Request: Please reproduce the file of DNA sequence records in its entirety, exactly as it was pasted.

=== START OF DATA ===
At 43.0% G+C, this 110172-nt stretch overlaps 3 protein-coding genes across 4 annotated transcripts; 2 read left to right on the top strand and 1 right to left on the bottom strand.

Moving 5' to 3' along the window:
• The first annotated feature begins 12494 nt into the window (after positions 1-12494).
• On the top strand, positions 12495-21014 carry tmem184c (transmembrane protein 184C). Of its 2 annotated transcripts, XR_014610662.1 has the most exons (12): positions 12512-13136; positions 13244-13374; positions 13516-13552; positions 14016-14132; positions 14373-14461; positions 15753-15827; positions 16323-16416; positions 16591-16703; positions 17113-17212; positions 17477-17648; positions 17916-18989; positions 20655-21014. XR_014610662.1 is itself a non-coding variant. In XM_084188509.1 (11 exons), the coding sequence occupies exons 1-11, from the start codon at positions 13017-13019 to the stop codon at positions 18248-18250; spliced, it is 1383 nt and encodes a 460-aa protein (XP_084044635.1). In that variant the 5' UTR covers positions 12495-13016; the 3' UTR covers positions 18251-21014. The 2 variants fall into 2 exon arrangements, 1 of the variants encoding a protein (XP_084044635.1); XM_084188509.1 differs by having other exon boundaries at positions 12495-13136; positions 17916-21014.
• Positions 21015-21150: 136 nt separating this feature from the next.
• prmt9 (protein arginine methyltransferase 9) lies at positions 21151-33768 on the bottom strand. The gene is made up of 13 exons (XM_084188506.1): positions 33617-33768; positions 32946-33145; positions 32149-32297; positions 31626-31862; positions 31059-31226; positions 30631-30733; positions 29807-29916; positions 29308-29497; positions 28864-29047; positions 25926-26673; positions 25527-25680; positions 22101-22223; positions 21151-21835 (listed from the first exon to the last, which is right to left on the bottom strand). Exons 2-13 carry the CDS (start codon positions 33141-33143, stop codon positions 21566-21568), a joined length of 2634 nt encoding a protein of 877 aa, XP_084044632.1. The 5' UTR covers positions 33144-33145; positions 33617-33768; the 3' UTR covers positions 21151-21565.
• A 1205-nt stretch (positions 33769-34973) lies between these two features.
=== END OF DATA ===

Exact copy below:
At 43.0% G+C, this 110172-nt stretch overlaps 3 protein-coding genes across 4 annotated transcripts; 2 read left to right on the top strand and 1 right to left on the bottom strand.

Moving 5' to 3' along the window:
• The first annotated feature begins 12494 nt into the window (after positions 1-12494).
• On the top strand, positions 12495-21014 carry tmem184c (transmembrane protein 184C). Of its 2 annotated transcripts, XR_014610662.1 has the most exons (12): positions 12512-13136; positions 13244-13374; positions 13516-13552; positions 14016-14132; positions 14373-14461; positions 15753-15827; positions 16323-16416; positions 16591-16703; positions 17113-17212; positions 17477-17648; positions 17916-18989; positions 20655-21014. XR_014610662.1 is itself a non-coding variant. In XM_084188509.1 (11 exons), the coding sequence occupies exons 1-11, from the start codon at positions 13017-13019 to the stop codon at positions 18248-18250; spliced, it is 1383 nt and encodes a 460-aa protein (XP_084044635.1). In that variant the 5' UTR covers positions 12495-13016; the 3' UTR covers positions 18251-21014. The 2 variants fall into 2 exon arrangements, 1 of the variants encoding a protein (XP_084044635.1); XM_084188509.1 differs by having other exon boundaries at positions 12495-13136; positions 17916-21014.
• Positions 21015-21150: 136 nt separating this feature from the next.
• prmt9 (protein arginine methyltransferase 9) lies at positions 21151-33768 on the bottom strand. The gene is made up of 13 exons (XM_084188506.1): positions 33617-33768; positions 32946-33145; positions 32149-32297; positions 31626-31862; positions 31059-31226; positions 30631-30733; positions 29807-29916; positions 29308-29497; positions 28864-29047; positions 25926-26673; positions 25527-25680; positions 22101-22223; positions 21151-21835 (listed from the first exon to the last, which is right to left on the bottom strand). Exons 2-13 carry the CDS (start codon positions 33141-33143, stop codon positions 21566-21568), a joined length of 2634 nt encoding a protein of 877 aa, XP_084044632.1. The 5' UTR covers positions 33144-33145; positions 33617-33768; the 3' UTR covers positions 21151-21565.
• A 1205-nt stretch (positions 33769-34973) lies between these two features.